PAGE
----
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Home / Cricket / Sachin Tendulkar’s lookalike battles downsizing blues

Sachin Tendulkar’s lookalike battles downsizing blues

Balvir Chand has carried his Sachin Tendulkar persona for 22 years. He would be the star attraction at shop opening, amuse visitors with one-liners, and pose for photographs.

cricket Updated: Jun 24, 2020 08:41 IST
Rasesh Mandani
Rasesh Mandani
Hindustan Times, Mumbai

Balvir Chand knows all about reflected glory, having soaked in the adulation for years as the spitting image of Sachin Tendulkar. Chand wasn’t just sought after for pictures in the stands while the original tamed bowlers on the field, he was so convincing a duplicate he was made brand ambassador for a Mumbai food chain.

But looks can only take one this far. Chand lost his job due to downsizing in the wake of the Covid-19 pandemic. Worse still, he and three family members were infected as well.

On June 21, doctors at Sahlon village in Punjab, told the 50-year-old he can leave the isolation ward, eleven days after Chand, his wife, daughter and younger son, though asymptomatic, had tested positive for Covid -19. Like countless migrant-earners, he too had returned to his village after losing his job.

Chand was brand ambassador of Goli vada pav—an ethnic fast food chain with 350 outlets in more than 90 cities, and earned enough to be able to live in a rented flat in Mumbai’s Vikroli suburb. Chand has carried his Tendulkar persona for 22 years. He would be the star attraction at shop opening, amuse visitors with one-liners, and pose for photographs.

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“They lost business after the lockdown and let go of a lot of staff. I too was asked to leave; they said they would hire me back when things improve,” says Chand.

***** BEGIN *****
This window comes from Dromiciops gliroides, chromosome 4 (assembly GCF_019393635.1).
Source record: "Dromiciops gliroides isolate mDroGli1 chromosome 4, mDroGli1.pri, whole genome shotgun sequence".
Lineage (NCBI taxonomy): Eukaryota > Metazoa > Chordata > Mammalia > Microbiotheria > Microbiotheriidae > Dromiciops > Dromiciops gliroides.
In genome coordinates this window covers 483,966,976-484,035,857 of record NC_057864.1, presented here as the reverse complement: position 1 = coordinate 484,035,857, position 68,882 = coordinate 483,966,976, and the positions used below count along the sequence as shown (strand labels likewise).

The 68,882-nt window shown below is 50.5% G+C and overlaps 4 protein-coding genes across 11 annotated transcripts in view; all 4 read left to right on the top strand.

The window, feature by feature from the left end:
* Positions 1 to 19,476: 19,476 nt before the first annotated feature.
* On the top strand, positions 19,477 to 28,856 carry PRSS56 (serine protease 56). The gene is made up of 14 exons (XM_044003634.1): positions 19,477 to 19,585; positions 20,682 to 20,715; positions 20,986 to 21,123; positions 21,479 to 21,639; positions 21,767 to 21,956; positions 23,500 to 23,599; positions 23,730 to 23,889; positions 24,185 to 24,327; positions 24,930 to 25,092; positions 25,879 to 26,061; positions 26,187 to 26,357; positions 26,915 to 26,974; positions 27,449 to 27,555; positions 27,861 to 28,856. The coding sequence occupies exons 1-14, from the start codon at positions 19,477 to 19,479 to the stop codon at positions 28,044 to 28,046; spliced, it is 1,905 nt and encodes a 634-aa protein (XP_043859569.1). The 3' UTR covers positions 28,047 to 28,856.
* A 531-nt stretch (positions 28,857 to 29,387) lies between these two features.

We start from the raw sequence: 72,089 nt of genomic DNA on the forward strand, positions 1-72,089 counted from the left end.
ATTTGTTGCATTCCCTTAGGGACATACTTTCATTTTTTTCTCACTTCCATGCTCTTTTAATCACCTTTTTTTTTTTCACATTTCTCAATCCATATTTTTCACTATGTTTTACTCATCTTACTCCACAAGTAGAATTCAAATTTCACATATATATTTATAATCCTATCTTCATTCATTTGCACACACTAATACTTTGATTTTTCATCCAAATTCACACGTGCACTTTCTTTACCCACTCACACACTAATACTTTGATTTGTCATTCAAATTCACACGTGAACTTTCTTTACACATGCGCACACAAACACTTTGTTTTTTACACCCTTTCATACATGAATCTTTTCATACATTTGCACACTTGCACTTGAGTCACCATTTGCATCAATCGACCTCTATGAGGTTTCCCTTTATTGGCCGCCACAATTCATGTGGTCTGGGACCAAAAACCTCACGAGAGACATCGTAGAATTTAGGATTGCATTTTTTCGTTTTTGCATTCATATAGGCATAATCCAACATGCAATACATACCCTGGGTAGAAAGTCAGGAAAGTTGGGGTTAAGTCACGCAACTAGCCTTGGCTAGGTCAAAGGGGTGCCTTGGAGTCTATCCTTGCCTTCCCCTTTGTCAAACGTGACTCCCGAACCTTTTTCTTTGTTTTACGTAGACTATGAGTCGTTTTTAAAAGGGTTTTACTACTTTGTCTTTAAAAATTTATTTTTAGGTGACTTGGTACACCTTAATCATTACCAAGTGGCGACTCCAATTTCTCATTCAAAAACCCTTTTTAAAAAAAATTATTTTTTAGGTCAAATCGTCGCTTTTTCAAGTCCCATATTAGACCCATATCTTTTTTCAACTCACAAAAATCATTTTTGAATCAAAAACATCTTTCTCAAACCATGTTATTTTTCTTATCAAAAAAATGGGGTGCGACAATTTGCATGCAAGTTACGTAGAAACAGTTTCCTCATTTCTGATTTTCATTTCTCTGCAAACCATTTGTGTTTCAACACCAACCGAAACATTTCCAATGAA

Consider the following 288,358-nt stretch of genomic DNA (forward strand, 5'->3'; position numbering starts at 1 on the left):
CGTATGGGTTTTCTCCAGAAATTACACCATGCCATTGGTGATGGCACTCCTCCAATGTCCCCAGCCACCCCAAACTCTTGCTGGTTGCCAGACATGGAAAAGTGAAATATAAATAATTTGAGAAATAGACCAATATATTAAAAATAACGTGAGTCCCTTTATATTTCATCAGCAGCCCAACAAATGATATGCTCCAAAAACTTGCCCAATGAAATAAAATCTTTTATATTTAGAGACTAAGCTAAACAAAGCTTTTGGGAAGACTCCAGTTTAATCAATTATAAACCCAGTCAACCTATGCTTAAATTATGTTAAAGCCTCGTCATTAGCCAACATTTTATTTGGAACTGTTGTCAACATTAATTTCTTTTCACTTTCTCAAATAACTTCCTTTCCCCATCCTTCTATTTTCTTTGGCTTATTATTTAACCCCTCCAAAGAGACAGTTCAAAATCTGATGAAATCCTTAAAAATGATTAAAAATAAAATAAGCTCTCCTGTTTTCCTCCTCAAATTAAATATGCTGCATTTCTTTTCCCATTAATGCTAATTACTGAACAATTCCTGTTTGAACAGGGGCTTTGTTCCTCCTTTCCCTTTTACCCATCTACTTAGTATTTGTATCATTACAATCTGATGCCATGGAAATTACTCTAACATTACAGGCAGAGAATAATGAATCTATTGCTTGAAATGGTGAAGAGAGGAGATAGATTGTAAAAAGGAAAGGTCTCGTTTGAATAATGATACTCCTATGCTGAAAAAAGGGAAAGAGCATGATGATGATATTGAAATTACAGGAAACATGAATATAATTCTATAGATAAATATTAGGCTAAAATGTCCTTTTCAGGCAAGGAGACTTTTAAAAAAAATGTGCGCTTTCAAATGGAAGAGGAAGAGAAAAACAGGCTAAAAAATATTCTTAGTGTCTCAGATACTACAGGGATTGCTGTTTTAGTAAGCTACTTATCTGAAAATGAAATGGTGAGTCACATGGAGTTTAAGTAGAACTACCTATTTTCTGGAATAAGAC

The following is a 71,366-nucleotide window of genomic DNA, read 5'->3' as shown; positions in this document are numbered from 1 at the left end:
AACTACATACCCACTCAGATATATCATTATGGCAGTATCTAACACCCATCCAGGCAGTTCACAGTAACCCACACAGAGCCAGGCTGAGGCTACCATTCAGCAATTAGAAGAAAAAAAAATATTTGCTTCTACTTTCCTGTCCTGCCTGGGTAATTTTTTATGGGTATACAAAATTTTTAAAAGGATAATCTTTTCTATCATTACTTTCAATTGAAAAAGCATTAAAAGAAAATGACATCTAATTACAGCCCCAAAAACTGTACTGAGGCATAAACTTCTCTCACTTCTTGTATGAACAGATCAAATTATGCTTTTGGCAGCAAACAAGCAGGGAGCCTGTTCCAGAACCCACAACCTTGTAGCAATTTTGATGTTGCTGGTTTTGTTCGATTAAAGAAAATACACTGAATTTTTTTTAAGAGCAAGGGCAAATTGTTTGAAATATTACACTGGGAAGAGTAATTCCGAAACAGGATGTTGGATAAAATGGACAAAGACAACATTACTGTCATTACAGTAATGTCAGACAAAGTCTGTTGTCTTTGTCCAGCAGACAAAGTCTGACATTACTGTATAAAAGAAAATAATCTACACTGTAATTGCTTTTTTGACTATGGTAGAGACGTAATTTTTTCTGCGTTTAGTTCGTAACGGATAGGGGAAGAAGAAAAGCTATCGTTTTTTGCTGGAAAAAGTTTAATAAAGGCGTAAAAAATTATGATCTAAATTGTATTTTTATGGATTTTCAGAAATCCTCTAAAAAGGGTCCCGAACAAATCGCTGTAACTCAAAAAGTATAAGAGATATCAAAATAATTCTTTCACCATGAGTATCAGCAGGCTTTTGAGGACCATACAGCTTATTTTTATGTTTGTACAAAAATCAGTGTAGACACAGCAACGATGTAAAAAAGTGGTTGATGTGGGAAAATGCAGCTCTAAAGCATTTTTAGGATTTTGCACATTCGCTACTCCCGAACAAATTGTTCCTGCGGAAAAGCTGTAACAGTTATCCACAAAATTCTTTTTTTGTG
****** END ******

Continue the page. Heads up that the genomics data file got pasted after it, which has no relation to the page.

Paying rent became difficult, and when inter-state travel resumed, Chand, his wife and three children took a train to return to their village. The Paschim Express journey from Mumbai to Ludhiana though left three of them Covid-19 positive. “We took all precautions, carried 15 bottle of sanitizers, N95 masks, our own food. But there were a lot of passengers who were quite careless. I can say from experience that travelling is not safe right now.”

Chand was first told of his uncanny resemblance in 1989, when a 16-year-old Tendulkar made his India debut. “Someone in my village came to me to say I looked like the young cricketer who smashed big runs against Pakistan. They showed cricket on Doordarshan, but I was busy playing kabaddi.”

Later, when he saw the similarity, Chand got a curly hairstyle. “That’s when the Ludhiana baazar went crazy. I realized I could do something with this.”

Hindustantimes

After working in a hospital till 1999, Chand, a 10th standard passout, travelled to Delhi to watch the India-Pakistan Test, in which Anil Kumble took all 10 wickets in the second innings to fashion victory. There, Sunil Gavaskar invited him to the commentary box, and the world discovered the ‘other Sachin’. “Later, they took me to Taj hotel to meet Sachin ji. I asked for autographs on six photos I had carried. He was busy signing them when I told him ‘these are my photos, not his’. He was startled, looked at me and smiled.”

When he took the team bus, he opened the window, called me over and requested me to give him those pictures. I kept one and gave him five. It must be the first time Sachin ji would’ve asked something from someone. I was very poor then, I had somehow gathered money to get those photographs for R60.”

Chand then became a regular at ad shoots as Sachin’s double. He took the stage and starred in movie cameos. Being mobbed for selfies hadn’t become popular yet. “Sachin ji’s fandom was unreal. People would come to me and say, ‘let us touch you’. I have met a person who touched me, and his hands began to shiver. I would wonder what Sachin meant to him.”

He travelled to England, South Africa and Canada for his looks. After Tendulkar’s retirement in 2013, public appearances have dried up. “Sachin ji’s face has given me lot of shahurat (fame), not so much daulat (riches). But I can write, compose songs; I will try to use my own talent. Hopefully, jobs will be back and people will find value in my freaky appearance again.”

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